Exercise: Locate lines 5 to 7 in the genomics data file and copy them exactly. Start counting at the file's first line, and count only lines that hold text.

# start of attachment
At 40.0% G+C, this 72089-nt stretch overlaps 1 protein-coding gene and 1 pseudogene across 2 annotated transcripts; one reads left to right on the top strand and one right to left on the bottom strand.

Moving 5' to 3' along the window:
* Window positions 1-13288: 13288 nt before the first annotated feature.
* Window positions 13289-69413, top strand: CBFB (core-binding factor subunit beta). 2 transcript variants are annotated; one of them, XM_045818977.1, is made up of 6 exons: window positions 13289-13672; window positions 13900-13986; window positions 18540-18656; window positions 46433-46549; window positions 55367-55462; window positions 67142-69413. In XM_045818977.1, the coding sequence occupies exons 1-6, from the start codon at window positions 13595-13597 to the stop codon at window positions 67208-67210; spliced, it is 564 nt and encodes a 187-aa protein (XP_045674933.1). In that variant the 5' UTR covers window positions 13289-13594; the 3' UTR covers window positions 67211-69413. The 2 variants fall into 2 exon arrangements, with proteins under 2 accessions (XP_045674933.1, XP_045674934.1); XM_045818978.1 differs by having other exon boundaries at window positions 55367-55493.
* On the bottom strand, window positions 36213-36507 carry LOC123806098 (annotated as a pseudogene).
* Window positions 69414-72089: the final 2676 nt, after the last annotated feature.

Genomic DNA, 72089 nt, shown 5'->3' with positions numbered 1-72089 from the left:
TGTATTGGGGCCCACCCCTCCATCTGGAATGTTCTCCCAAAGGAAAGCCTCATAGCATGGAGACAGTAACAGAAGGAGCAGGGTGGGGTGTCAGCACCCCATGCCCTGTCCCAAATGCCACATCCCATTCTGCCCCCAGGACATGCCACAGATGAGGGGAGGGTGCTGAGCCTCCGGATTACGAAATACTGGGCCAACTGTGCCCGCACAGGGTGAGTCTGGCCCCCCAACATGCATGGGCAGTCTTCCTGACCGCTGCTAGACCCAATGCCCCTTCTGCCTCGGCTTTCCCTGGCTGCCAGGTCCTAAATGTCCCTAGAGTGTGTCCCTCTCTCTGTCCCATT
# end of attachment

* On the bottom strand, window positions 36213-36507 carry LOC123806098 (annotated as a pseudogene).
* Window positions 69414-72089: the final 2676 nt, after the last annotated feature.

Genomic DNA, 72089 nt, shown 5'->3' with positions numbered 1-72089 from the left: